United States v. Angela Garges, No. 20-3687 (8th Cir. 2022)Annotate this Case
Defendant entered a conditional guilty plea to a charge of conspiracy to distribute methamphetamine. She reserved her right to appeal an order of the district court denying her motion to suppress evidence that police seized after conducting a protective sweep of a hotel room in which she was staying. See Fed. R. Crim. P. 11(a)(2).
The Eighth Circuit affirmed, concluding that the officers permissibly entered and searched the hotel room. On appeal, Defendant argues that the district court erred in denying the motion to suppress because the police lacked specific and articulable facts suggesting that a person posing a danger to the officers was located inside the hotel room. She maintains that the officers violated her rights under the Fourth Amendment by entering the hotel room without a warrant and that all evidence seized as a result of the entry should be suppressed.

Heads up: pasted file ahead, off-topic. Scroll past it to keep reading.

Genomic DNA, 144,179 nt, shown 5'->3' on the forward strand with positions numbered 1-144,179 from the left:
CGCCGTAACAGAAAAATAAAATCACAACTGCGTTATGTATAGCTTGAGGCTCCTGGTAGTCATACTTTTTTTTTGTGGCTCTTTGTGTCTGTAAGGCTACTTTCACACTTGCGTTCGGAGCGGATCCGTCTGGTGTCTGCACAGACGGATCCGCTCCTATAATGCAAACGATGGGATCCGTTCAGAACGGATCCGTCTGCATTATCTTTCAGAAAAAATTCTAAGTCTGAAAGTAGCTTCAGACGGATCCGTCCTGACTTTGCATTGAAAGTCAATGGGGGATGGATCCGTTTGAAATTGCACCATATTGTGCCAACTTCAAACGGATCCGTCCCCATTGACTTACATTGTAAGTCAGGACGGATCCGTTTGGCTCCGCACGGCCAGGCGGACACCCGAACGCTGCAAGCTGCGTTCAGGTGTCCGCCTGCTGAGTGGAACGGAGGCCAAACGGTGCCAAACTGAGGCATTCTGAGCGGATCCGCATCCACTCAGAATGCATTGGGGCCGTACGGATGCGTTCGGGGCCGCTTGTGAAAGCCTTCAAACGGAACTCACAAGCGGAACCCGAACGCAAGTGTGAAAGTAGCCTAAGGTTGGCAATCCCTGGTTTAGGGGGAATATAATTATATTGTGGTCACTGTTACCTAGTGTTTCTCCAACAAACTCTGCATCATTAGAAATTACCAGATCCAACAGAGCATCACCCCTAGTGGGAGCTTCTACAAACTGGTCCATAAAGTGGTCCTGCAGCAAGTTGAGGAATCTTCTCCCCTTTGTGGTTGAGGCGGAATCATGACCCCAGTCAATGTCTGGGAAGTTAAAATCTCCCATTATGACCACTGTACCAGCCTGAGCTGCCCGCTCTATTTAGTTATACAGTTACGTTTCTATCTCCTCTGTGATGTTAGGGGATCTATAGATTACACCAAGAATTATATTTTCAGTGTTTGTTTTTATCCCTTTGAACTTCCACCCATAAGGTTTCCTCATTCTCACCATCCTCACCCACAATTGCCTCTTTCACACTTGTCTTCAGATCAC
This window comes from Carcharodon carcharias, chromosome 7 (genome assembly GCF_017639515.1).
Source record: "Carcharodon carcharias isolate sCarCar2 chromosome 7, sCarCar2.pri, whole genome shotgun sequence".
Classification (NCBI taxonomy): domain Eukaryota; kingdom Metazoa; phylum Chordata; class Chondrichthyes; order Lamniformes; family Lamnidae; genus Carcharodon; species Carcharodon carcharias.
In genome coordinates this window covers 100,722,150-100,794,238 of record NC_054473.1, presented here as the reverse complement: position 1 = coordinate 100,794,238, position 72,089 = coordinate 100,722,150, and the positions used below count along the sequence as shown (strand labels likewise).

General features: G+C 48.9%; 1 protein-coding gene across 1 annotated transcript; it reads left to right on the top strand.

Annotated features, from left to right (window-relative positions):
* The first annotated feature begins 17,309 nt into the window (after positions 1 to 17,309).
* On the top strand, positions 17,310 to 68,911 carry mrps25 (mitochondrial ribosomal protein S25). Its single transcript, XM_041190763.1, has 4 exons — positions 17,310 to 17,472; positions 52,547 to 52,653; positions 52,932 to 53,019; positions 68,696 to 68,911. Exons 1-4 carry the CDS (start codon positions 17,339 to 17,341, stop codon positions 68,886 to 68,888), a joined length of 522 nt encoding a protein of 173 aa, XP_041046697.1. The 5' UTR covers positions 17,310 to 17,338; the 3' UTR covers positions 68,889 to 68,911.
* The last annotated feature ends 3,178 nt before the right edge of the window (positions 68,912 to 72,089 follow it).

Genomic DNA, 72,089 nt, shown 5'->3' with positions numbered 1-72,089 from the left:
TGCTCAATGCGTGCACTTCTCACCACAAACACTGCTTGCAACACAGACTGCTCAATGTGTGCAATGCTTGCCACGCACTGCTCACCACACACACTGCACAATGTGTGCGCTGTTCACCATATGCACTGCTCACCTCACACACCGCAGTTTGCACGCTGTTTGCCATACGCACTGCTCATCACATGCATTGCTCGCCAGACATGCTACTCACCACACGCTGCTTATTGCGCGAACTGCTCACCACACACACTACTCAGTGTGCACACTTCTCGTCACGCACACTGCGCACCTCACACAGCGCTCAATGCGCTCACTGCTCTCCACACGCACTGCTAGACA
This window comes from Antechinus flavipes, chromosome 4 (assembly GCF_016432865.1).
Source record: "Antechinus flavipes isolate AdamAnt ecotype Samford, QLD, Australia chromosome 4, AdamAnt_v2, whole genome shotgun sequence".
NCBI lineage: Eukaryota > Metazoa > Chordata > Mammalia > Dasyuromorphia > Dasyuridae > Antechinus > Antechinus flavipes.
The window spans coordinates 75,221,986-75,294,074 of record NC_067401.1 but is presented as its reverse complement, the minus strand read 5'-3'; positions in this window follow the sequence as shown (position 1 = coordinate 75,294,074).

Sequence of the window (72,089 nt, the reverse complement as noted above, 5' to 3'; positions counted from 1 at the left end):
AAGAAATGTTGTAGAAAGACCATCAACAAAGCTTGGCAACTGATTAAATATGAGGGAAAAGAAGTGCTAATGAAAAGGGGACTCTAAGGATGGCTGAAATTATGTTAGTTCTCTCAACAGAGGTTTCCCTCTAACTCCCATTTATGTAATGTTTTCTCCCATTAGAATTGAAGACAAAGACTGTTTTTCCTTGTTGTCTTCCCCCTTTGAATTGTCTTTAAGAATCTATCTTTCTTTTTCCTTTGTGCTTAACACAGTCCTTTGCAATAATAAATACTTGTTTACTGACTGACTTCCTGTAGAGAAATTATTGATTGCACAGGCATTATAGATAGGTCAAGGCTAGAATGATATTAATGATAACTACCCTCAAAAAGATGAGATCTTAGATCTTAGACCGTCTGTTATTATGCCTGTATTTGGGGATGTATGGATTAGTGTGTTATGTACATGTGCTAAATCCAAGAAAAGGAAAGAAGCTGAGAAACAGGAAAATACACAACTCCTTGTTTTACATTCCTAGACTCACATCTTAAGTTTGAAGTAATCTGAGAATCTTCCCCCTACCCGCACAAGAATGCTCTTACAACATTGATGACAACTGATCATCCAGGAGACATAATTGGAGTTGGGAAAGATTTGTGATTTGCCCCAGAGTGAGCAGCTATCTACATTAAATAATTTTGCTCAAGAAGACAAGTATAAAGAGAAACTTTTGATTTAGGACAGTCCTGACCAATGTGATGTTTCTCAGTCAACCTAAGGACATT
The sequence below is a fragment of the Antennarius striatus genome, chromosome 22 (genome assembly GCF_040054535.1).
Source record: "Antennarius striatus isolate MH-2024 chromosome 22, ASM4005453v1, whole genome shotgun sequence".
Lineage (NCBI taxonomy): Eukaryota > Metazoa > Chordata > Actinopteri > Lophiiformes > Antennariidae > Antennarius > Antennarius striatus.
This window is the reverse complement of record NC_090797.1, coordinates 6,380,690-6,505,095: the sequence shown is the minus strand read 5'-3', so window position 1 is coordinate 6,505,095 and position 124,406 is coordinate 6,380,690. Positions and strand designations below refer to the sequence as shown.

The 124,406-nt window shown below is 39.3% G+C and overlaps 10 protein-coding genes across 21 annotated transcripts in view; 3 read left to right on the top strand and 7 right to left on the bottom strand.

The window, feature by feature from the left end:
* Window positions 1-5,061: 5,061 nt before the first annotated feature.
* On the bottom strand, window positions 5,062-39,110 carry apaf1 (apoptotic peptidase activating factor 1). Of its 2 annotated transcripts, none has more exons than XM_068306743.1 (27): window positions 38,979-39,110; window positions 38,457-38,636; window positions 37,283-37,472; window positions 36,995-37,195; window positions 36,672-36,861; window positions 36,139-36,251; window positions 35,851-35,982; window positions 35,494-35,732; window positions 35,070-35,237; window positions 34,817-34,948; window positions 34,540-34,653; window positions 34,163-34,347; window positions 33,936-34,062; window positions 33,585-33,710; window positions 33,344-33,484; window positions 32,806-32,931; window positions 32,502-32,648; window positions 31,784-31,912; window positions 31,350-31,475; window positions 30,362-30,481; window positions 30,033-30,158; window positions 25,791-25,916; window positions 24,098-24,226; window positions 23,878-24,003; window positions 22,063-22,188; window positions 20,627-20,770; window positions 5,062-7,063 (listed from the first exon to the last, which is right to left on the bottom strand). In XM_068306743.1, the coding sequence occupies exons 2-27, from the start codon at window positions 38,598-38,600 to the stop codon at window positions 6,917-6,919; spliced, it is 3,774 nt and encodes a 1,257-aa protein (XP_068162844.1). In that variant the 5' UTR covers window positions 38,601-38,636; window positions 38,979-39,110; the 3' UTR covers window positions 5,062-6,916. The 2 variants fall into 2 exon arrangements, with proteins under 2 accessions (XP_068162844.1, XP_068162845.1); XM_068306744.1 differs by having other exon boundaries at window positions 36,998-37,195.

The court explained that a protective sweep of the hotel room was justified here as an inspection of spaces immediately adjoining the place of arrest from which an attack could be immediately launched. It is undisputed that officers were positioned in the doorway to effect the arrest, and that police crossed the threshold into the room under the authority of the warrant. Accordingly, the court held that the officers observed evidence of unlawful drug activity in plain view while conducting the protective sweep did not violate Defendant’s rights under the Fourth Amendment.
Court Description: [Colloton, Author, with Wollman and Kobes, Circuit Judges] Criminal case - Criminal law. A protective sweep of defendant's hotel room was justified as an inspection of spaces immediately adjoining the place of her companion's arrest from which an attack could be immediately launched; that officers observed evidence of unlawful drug activity in plain view while conducting the sweep did not violate defendant's Fourth Amendment rights.